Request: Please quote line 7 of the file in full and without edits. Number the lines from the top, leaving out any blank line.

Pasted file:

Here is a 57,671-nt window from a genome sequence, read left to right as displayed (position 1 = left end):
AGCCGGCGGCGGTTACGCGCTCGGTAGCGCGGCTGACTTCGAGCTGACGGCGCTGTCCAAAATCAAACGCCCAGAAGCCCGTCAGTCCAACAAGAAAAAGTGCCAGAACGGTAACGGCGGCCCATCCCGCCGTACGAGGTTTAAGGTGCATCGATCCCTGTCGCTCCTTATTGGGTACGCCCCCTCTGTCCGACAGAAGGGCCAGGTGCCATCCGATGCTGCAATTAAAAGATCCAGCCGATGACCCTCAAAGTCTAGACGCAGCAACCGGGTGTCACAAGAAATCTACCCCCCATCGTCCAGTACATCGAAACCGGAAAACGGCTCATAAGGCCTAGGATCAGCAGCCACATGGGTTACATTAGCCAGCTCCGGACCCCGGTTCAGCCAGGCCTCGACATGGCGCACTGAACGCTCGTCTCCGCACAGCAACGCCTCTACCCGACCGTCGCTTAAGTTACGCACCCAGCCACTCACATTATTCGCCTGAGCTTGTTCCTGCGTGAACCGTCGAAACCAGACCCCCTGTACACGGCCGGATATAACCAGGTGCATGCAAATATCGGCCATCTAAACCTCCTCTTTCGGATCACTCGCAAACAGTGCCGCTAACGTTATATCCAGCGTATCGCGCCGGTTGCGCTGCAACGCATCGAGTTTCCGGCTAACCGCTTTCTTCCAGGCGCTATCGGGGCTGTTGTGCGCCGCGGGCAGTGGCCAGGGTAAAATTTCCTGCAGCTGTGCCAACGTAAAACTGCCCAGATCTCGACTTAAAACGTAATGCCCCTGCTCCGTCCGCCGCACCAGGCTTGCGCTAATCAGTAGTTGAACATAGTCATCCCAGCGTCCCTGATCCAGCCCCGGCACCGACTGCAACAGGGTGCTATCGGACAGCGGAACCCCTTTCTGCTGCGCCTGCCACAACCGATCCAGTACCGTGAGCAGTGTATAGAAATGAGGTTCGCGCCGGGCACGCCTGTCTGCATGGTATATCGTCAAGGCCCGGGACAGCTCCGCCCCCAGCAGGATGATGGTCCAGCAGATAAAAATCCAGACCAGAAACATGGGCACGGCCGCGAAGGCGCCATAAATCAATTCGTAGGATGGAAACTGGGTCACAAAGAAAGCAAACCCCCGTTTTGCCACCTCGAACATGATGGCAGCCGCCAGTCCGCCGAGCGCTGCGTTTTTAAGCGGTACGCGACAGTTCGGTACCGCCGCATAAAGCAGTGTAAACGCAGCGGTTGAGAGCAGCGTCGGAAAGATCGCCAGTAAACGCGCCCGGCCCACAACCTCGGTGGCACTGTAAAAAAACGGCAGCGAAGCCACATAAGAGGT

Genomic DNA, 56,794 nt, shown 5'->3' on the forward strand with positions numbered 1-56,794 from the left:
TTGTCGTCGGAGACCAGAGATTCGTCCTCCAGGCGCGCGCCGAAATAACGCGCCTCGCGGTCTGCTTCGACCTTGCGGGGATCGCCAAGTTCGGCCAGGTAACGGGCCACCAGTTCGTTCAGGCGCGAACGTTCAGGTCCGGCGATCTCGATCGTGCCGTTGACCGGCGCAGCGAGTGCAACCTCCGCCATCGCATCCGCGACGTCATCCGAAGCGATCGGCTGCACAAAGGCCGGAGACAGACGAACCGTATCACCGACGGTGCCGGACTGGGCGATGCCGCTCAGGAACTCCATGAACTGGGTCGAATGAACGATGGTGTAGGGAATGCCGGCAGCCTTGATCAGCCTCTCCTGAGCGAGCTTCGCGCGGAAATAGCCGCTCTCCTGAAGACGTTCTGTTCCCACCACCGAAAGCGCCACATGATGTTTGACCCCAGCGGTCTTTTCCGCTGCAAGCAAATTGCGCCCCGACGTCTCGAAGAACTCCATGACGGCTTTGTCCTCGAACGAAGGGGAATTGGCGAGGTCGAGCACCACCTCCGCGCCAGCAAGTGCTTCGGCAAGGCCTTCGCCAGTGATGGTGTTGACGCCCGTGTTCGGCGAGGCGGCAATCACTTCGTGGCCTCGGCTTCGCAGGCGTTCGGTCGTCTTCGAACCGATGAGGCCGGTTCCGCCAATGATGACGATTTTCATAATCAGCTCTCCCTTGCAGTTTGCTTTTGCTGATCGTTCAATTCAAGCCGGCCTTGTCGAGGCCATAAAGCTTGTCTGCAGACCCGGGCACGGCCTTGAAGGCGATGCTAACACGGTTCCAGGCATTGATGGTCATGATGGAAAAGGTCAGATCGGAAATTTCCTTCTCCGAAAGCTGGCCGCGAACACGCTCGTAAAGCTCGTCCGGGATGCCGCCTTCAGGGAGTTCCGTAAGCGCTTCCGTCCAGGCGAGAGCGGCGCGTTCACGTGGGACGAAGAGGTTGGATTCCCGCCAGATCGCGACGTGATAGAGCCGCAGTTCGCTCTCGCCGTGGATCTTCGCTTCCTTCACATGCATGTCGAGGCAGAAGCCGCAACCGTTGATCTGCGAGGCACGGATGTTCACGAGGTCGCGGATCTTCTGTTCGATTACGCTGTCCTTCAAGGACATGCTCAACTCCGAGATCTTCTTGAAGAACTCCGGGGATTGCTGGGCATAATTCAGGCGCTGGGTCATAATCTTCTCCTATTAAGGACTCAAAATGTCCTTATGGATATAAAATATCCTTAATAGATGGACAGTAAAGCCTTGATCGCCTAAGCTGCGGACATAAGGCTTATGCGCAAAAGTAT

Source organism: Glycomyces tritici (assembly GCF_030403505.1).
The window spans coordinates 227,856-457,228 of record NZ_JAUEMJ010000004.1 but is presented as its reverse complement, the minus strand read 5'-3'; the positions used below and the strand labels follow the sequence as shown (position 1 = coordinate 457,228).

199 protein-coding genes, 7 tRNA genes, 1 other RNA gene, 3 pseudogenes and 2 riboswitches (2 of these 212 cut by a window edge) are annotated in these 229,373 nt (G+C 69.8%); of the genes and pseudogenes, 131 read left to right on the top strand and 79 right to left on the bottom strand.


199 protein-coding genes, 7 tRNA genes, 1 other RNA gene, 3 pseudogenes and 2 riboswitches (2 of these 212 cut by a window edge) are annotated in these 229,373 nt (G+C 69.8%); of the genes and pseudogenes, 131 read left to right on the top strand and 79 right to left on the bottom strand.